Navin discusses plantation issues and development with ADB

Officials of the Asian Development Bank met Minister of Plantation Industries Navin Dissanayake and informed him of their commitment to fund the rehabilitation and development of the tea sector of the plantation industry. 

The Minister informed the delegation that the tea sector was badly in need of capital to replacing aging tea bushes with new and vibrant cultivars in order to increase our production to 400 to 450 million kg of tea per year. Currently the country as a whole produces about 300 million kg of tea.

Ceylon Tea is considered the Champaign of teas and still attracts a premium in the world market. There is a growing demand for these teas and new markets are opening up and the demand is getting greater for quality teas. In order to manufacture this type of tea, we need to find solutions to the labour shortage and one area which needs to be addressed is mechanisation. Plucking machines have now been developed and could provide quality leaf to the factory if the technicians are trained on the proper technics of using these machines. We also need to develop our factories to meet the demand of an increase in production. 

The ADB officials told the minister that they had done a thorough study with the assistance of officials of the Ministry of Plantation Industries and have identified areas where ADB funding will be available for the development of the tea sector. 

In the Regional Plantation Companies, they will assist in undertaking replanting of 2% of the acreage every year. They will also support an infilling program where vacancies in productive tea fields will be filled. The also intend supporting efforts to overcome climate change and particularly in the Uva District will support drip irrigation schemes to mitigate the prolonged droughts that this district has been experiencing.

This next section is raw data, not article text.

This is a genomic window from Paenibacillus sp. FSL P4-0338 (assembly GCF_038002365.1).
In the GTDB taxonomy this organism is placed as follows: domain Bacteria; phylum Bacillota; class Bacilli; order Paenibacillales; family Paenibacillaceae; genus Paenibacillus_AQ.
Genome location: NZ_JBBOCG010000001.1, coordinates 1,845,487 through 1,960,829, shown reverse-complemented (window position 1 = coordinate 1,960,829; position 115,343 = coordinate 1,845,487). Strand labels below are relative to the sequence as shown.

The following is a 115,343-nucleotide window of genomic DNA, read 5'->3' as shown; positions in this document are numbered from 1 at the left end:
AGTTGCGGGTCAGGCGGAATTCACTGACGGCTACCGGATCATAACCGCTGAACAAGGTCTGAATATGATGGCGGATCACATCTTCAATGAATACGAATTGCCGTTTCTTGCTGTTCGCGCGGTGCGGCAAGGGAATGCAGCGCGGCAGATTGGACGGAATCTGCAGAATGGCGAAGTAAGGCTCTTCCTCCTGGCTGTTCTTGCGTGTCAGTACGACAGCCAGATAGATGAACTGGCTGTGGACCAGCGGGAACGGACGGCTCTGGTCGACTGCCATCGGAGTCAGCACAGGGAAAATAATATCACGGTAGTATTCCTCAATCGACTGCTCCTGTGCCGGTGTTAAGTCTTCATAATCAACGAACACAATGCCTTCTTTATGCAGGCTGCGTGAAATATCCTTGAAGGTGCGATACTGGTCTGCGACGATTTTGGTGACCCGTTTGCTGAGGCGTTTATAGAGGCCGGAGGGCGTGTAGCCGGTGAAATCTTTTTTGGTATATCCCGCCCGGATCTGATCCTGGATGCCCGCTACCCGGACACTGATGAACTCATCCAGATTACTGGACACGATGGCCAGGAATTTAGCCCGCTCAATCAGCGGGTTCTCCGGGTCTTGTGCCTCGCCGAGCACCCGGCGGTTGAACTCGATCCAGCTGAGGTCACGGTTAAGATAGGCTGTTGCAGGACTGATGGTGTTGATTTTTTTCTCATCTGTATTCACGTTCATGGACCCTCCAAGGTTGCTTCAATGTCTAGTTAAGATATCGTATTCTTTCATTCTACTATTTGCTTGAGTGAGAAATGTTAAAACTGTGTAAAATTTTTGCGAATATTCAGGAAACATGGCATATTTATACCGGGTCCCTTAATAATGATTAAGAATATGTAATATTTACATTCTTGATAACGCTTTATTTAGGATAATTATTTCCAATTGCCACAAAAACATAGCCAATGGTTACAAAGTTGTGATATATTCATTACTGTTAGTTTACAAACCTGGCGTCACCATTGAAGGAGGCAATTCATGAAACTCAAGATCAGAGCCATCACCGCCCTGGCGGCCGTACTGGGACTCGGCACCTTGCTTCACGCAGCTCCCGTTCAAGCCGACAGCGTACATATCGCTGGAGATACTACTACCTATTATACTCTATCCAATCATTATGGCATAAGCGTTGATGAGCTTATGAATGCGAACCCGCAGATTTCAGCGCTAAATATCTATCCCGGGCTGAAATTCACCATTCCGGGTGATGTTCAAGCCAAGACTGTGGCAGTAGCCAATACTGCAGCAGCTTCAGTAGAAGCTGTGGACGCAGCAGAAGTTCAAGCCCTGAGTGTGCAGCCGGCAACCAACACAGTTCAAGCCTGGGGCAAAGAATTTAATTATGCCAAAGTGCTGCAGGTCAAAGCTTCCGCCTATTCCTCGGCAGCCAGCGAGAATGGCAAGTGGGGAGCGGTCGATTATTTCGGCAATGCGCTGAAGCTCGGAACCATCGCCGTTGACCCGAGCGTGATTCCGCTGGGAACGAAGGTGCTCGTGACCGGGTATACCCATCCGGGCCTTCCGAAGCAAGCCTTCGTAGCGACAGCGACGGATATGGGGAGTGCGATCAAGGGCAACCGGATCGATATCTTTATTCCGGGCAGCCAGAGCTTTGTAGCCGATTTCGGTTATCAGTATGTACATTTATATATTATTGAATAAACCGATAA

In the small holder sector, similar loans will be provided to them but in case of small holders who have less than one acre of land, they will help them by providing assistance for infilling rather than replanting. The small holder relies income he/she received from ½ acre or 1 acre cannot afford to sustain themselves economically if they uproot the tea and replant, as it will take about five years before they can commence obtaining an income from the newly planted tea. Infilling on the other hand is the answer to increased production. 

The ADB has also considered the shortage of workers on both RPC estates and in the Tea Small Holder sector and have undertaken to develop a scheme that will provide motorised plucking machines, pruning machines and other motorised devices that will eliminate the need for the heavy dependence on labour. 

The ADB program is set to commence in 2019.

 

Daily Ft, 10th July 2018.

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